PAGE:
Friday, February 1, 2008

Alison Kearney and Emily Stainer/Goodman Gallery

Writing up end of year lists of the best art exhibitions last year for The Sunday Independent and Art SA, it suddenly struck me how few shows have left a lasting impression or, in retrospect, were that intellectually or visually progressive. As such I approached the first show of the year, Alison Kearney and Emily Stainer at The Goodman in Jozi, with a sharper eye and less generous attitude. I arrived at The Goodman wanting to be blown away, wanting the art to shift something in my psyche. Unfortunately Kearney and Stainer's art did neither. Read my review below:

In the entrance hall to the gallery one is greeted by a delicately executed gouche painting featuring an ornate vintage plate on which sits the gnarled foot of a chicken. Hardly a sight to whet the appetite but Emily Stainer’s talent for prettifying the grotesque, renders the image surprisingly charming, in an old-worldly way. Adjacent to this artwork is a sepia photograph by Alison Kearney that presents a rural idyll populated by women resplendent in garments from a bygone era, similarly conjuring up an ambience closely affiliated with Victoriana. This creates the impression that the art of Kearney and Stainer are visually and conceptually unified. But nothing could be further from the truth. When one enters the gallery and is confronted with their latest oeuvres it becomes immediately obvious that the art of Kearney and Stainer is poles apart.

Transfixed by the process in which meaning is assigned to objects, Kearney’s art is centred on unpacking the values that individuals instil in everyday items. Addressing this theme Kearney invited members of the public to exchange objects with her, requesting that they leave behind an object of their choice with explanations for their selections. The result is Put Something In to Take Something Out (November 2006), a vast collage of handwritten messages and snapshots of a myriad of seemingly mundane objects.

This unconventional artwork articulates a laissez faire approach to art-making in which the artist surrenders agency, allowing the public to have a hand at engineering the content and removing her desire to inculcate spectators with her perception of reality. This may be a brave and risky undertaking but with art’s meaning so reliant on viewers’ interpretation one could argue that it is audiences who ultimately confer art with significance. Even though Kearney configures the participants’ messages into a logical arrangement by applying an ordering system to facilitate understanding, the result is a mishmash of expression that has no coherency. Not that Kearney is striving for consistency. Predictably, the responses she received from spectators reveals a mixture of abstract, literal or emotional associations with objects that further separates “the thing” (sign or object) from what it denotes. This leaves one with the conclusion that objects are blank entities that are simply malleable conduits for meaning.

Just as French philosopher Rene Descartes attempted to suspend his beliefs so that he could approach reality from a fresh perspective, one senses that Kearney is endeavoring to detach meaning from objects thereby allowing for their authentic import to become apparent. This concept is further explored in Taking Flight and Wishful Thinking, which shows Kearney taking an everyday object such as a paper airplane, trying to ascertain at what point in its construction or dissemination its bona fide meaning is imbued.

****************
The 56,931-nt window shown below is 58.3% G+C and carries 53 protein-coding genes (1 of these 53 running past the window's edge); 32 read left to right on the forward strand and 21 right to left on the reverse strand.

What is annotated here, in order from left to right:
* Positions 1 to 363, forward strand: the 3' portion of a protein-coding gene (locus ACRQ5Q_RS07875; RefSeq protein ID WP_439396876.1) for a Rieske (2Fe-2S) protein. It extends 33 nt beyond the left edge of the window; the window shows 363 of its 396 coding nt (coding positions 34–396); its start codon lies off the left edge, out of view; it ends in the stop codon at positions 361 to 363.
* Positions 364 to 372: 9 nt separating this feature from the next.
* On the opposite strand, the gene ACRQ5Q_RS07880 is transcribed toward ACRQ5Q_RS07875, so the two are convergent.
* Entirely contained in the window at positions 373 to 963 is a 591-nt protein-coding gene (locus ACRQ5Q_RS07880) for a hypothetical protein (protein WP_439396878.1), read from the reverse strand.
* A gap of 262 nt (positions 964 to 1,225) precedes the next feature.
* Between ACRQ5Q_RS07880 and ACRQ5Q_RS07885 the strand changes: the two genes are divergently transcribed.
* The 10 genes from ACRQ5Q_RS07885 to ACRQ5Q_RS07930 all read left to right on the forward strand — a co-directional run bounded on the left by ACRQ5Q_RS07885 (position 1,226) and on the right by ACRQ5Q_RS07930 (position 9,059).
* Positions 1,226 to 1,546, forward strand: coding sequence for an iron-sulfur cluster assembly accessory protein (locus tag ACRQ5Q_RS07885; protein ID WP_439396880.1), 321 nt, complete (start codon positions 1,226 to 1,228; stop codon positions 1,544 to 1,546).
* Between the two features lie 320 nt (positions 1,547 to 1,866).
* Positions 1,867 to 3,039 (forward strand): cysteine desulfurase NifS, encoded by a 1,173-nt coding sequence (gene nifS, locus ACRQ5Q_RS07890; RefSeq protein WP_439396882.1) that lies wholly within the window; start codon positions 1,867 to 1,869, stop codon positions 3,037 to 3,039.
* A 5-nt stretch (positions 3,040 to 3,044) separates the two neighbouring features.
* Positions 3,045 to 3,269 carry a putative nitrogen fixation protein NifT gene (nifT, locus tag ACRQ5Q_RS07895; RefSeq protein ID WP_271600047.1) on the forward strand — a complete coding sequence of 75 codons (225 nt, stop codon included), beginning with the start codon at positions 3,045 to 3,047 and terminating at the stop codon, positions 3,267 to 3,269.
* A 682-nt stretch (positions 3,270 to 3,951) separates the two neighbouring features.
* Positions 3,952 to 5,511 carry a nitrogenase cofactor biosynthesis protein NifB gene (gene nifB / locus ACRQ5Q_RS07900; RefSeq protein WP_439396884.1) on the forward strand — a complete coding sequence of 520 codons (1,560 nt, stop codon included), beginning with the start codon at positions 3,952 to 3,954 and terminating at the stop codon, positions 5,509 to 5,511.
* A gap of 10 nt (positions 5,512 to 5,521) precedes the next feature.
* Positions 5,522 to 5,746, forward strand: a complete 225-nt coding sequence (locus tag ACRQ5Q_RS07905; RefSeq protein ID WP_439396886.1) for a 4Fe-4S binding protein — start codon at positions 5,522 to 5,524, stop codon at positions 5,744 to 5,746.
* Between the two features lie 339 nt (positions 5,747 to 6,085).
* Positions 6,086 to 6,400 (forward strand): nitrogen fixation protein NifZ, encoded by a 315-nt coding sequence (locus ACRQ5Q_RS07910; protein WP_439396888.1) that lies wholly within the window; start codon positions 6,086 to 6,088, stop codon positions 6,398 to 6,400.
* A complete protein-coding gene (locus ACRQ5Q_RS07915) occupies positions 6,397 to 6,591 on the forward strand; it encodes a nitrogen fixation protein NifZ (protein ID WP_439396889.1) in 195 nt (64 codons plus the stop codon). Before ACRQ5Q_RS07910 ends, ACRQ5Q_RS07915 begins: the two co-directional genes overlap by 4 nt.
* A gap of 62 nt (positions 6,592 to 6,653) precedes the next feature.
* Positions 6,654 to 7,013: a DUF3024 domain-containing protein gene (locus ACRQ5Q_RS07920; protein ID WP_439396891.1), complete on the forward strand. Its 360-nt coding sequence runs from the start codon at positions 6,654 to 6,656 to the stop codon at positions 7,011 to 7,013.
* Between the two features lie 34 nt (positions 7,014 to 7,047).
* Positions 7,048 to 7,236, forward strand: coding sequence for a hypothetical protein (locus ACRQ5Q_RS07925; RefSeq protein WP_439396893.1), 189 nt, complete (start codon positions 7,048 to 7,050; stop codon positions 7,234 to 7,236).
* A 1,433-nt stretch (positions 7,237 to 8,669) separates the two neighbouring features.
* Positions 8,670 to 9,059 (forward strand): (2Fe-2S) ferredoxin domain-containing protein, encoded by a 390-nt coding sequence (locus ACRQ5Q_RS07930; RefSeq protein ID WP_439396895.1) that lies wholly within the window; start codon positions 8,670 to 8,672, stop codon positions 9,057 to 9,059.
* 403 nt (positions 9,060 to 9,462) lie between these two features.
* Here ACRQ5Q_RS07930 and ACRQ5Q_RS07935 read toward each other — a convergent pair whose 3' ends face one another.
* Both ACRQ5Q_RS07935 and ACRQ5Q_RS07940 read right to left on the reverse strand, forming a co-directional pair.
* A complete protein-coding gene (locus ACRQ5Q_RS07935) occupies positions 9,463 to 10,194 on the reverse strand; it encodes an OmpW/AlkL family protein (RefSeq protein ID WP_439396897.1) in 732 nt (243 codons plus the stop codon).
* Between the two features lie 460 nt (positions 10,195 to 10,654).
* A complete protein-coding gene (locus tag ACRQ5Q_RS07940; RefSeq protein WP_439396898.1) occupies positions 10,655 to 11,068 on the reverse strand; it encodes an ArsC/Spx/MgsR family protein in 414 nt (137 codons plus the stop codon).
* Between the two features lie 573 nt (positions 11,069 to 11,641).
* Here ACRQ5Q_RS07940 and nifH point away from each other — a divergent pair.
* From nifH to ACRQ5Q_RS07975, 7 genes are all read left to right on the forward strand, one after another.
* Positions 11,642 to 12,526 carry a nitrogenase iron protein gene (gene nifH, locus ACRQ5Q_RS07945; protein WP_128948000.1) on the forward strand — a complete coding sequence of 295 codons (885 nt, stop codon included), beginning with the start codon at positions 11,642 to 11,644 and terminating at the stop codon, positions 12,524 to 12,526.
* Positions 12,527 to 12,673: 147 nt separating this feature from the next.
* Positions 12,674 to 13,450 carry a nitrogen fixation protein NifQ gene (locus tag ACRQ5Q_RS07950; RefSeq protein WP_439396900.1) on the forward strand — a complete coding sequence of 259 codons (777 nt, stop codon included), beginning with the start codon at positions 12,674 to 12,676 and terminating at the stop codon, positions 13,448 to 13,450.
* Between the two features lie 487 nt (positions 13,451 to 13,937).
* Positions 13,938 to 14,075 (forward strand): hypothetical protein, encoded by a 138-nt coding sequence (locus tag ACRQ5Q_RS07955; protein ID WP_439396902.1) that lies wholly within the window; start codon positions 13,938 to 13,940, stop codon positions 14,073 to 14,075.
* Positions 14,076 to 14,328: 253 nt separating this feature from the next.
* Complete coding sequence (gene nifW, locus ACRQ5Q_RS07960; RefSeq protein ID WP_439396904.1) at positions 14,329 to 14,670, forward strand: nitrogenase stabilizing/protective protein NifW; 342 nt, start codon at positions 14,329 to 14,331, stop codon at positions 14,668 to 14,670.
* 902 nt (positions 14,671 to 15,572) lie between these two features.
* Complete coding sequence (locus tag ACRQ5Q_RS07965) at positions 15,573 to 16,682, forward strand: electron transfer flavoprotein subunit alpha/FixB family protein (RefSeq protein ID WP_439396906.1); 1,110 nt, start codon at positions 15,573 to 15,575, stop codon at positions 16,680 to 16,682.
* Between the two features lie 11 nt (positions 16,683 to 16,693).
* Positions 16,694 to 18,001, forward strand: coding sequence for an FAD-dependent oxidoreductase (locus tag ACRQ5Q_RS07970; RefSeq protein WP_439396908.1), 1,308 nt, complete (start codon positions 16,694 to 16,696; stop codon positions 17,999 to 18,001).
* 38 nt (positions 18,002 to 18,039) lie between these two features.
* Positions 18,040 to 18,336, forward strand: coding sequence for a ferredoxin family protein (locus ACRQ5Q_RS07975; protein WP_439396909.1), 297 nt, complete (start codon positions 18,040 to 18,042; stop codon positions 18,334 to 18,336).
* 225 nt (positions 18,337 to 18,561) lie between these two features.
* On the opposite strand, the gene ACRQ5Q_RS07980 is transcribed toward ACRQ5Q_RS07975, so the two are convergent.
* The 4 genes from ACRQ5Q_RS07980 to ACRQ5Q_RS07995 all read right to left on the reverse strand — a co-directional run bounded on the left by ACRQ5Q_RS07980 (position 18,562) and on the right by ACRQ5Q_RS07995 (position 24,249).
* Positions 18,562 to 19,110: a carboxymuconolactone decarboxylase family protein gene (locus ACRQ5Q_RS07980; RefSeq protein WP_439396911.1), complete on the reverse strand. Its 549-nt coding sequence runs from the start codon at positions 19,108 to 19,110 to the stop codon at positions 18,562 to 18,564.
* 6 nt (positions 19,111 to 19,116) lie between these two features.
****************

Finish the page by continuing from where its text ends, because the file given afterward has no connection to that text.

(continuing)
Stainer’s art on the other hand sees her configuring an object to reveal the influence cultural producers wield over society, instilling fear and reinforcing moral codes. Her meticulously executed brand of painting – which can no doubt be attributed to her spell at the Courtauld Institute of Art in London – suggests that the intricacy and beauty of cultural products persuades, coerces and moulds our perceptions of reality from a young age, allowing us little room to subjectively interpret the world. Stainer is apparently – according to the PR bumf - preoccupied with paradoxical rhymes and children’s tales that juxtapose pretty illustrations and idealised sentiments with cruelty and abuse. The tale of Little Red Riding Hood, which sees a child devoured for dinner, being an ideal example of how conflicting and disturbing messages are embedded in primitive tales.

Aside from the title of this series of works – Cautionary Tale – the connection between Stainer’s plates of dismembered body parts and children’s fairytales is ambiguous. If Stainer has indeed sought to mine this literary canon she may have chosen a more direct vehicle to articulate her concepts. Her art is also repetitive; each artwork a variation of a single image. This leaves one with the impression that she has not accessed the nuances or intricacies of her subject matter. The same can be said of her Cautionary Tales: Cages series that once again sees dismembered body parts - women's legs - situated in a normalised environment, in this instance inside ornate Victorian cages.

However, Stainer’s art is not completely devoid of cunning strategies. She has achieved the unthinkable by rendering mutilated animal or body parts in such a way that they are not grotesque, thereby alluding to the manner in which threatening actions in fairytales are almost stripped of malice. The idea that child abuse is introduced to kids through bedtime stories is a fascinating concept to explore; does it prepare children for the evil that lurks in the adult population or does it normalise mistreatment? - The Sunday Independent (January 27)

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